This Is How To Wean A Baby In Nigeria
Paediatricians recommend that babies should be exclusively breastfed for the first six months of life. Thereafter, you should introduce complementary feeds, while you keep breastfeeding for as long as you can.
After about 6 months of breastfeeding (hopefully exclusive), it’s time to wean your baby and start offering solid food. During this period the most common question is how to wean a baby in Nigeria? Other concerns include how much milk should baby drink, what is the best time to start the weaning process and what foods to offer?
There’s no magic age for weaning your baby. As long as you and your little one are happy, you can continue breastfeeding for all of your baby’s first two years. It’s also worth noting that, given enough time, all babies will wean themselves naturally; gradually reducing the number of times they nurse while increasing the amount of solid food they eat; until eventually they are no longer breastfeeding. See the following useful tips below:
10 Tips For How To Wean A Baby In Nigeria
Pick the Perfect Time
The American Academy of Pediatrics (AAP) recommends breastfeeding exclusively until your baby is 6 months old, then serving a combination of solids and breast milk until she’s 1 year old. But ultimately, weaning is a personal decision and should be based on what’s best for your family. Perhaps you’re returning to work and need the flexibility of bottle-feeding, for instance.
Watch out for Signs of Readiness
Telltale signs that little trooper is ready for solids? Your baby should be able to do the following:
- hold his head in an upright position
- sit with support
- express interest in what you’re eating.
Also, your baby’s active tongue-thrust reflex must have disappeared or is in the process of disappearing. He/she may also act indifferent or cranky during routine breastfeeding sessions.
Set a Schedule
Check your calendar: Choosing a specific date for when you want to wean can help you strategically plan. Then allow yourself a full month to successfully complete weaning. This gives you and your baby a little extra breathing room should you experience obstacles and setbacks along the way.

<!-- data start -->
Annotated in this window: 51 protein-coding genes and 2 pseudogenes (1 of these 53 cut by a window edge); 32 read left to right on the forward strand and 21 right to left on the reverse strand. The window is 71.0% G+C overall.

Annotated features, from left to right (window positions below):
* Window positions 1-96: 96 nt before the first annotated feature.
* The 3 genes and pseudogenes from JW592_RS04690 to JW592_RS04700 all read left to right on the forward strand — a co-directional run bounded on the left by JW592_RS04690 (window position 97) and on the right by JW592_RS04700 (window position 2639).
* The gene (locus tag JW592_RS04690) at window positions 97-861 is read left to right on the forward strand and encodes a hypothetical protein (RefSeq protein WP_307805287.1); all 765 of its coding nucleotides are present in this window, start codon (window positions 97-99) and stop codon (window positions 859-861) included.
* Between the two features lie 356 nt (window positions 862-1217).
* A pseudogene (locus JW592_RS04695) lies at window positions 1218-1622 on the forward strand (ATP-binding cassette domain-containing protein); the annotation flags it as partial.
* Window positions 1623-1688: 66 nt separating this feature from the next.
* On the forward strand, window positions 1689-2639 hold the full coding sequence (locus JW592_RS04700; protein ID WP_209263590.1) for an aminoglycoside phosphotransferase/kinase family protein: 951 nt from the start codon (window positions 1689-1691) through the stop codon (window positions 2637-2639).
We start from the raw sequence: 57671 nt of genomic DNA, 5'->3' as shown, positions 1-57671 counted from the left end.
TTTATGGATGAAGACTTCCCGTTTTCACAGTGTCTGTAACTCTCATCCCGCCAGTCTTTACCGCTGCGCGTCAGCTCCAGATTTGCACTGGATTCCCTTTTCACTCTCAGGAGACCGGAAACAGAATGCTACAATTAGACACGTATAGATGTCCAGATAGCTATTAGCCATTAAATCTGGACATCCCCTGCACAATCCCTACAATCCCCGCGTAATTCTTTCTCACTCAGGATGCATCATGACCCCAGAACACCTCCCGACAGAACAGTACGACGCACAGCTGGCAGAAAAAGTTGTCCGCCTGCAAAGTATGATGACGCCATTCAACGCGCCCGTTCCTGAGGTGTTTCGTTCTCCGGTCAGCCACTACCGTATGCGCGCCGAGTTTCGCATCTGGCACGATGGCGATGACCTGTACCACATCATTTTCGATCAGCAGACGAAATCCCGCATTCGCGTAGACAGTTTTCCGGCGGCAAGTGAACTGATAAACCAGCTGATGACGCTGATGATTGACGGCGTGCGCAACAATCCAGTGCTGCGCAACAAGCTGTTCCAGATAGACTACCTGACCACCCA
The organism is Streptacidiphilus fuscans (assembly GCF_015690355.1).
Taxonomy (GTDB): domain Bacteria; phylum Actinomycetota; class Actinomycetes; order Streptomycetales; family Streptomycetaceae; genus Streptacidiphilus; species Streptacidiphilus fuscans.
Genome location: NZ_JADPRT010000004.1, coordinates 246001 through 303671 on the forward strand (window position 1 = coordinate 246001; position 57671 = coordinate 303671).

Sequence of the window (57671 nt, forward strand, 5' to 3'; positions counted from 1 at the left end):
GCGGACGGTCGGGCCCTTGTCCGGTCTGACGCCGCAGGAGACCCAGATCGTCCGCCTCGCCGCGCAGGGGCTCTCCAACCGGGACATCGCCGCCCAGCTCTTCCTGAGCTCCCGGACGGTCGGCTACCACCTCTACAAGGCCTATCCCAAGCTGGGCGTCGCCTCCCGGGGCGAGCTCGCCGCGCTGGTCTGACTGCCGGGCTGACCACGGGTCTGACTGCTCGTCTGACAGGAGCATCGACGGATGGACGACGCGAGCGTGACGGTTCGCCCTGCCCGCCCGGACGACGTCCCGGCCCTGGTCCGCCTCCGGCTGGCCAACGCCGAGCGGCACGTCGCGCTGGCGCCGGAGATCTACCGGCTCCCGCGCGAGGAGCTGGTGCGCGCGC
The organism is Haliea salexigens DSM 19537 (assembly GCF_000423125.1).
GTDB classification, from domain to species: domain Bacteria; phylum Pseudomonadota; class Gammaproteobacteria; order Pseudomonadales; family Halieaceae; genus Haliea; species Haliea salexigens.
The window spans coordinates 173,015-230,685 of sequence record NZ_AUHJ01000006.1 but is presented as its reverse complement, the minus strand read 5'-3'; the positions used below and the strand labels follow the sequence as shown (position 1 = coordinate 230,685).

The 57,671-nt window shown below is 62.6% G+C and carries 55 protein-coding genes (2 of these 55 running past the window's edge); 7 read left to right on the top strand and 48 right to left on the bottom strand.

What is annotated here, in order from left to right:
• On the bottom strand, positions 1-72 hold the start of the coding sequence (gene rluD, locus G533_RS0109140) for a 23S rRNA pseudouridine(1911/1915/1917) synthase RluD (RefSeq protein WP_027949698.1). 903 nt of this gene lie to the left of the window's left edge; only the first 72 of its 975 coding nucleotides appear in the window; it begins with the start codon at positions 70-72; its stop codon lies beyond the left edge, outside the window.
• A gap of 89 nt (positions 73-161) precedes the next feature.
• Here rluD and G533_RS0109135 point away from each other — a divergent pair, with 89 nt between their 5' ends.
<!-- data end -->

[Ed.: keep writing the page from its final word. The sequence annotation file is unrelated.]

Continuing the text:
Settle into a Routine
Easing into a weaning routine allows you and your baby to adjust more smoothly to the change. For instance, you may omit one breastfeeding session a week; probably the most inconvenient feeding for you or the one your baby’s least interested in. And then, gradually drop feedings until he/she is only using bottles or cups or eating solids.
Let Your Little One Lead
Some babies excel at weaning when they’re in control. If you’re fine with letting your baby call the shots, rely on the tried-and-true “don’t offer, don’t refuse” method. In a nutshell, you nurse when your child expresses interest, but you don’t actually initiate it. It’s not the quickest weaning strategy, but it ensures your baby’s needs are met. Some people refer to this as baby-led weaning.
Switch Up Your Routine
Let Dad, Grandma, or another caregiver assist with weaning. If your baby resists a bottle from you, La Leche League International recommends seeing if your baby will accept a bottle from someone else while you’re in another room. Or if you’re the one serving the bottle, change up your routine. If you nurse in your bedroom, try nursing in the living room. Consider holding him in another position. If this doesn’t work, revert to your old routine, then try again in a few weeks.
For Older Babies
If your baby is 9 months or older, it’s best to wean directly to a cup so you don’t have to deal with getting her off the bottle in a few months. And if your baby is older than 1 year old, wear complicated clothing; such as a dress with a zipper down the back or a buttoned-up shirt to help her wean. Limit your baby’s nursing time and regularly comfort her with your undivided attention.
Another reason to take it slow: Rapid weaning can cause engorgement. Why? Your milk ducts miss the memo that they need to reduce milk production. And all that milk has nowhere to go. If you’re engorged, soothe the pain with cool ice packs or acetaminophen. Or reach for your trusty breast pump. You can serve the pumped milk in a bottle or mix it with your baby’s cereal.
Understand Your Emotions
Your baby isn’t the only one who has to adjust while weaning. You too must deal with a whirlwind of emotions — some moms want their bodies back; others feel rejected when their baby passes up the breast. Though you may be pleased to end nursing once and for all, it’s totally natural to feel pangs of nostalgia about your baby getting older. Your best bet? Embrace her independence, know that weaning is an emotional experience, and talk to other breastfeeding mothers who can relate.
Serve Up Nutrition
For baby’s first foray into solid foods, most parents start with pap or ogi baba. Some also offer 1 teaspoon of single-grain, iron-fortified baby cereal (such as rice cereal) mixed with 4-5 teaspoons of breast milk. Once he/she gets the hang of pap and cereal, you can introduce pureed veggies, fruits, and meats.
The AAP recommends trying one new food at a time and waiting at least 2-3 days before starting another to monitor any allergic reactions. Once he/she reaches 9-12 months old, your baby might enjoy small portions of finely chopped or mashed finger foods.
To wean a baby in Nigeria, the very common starting food is pap, or what we locally call pap, Ogi or Akamu.
Also see this list of Nigerian foods that are great for weaning babies.
Also read: 5 Practical Steps To Produce More Breastmilk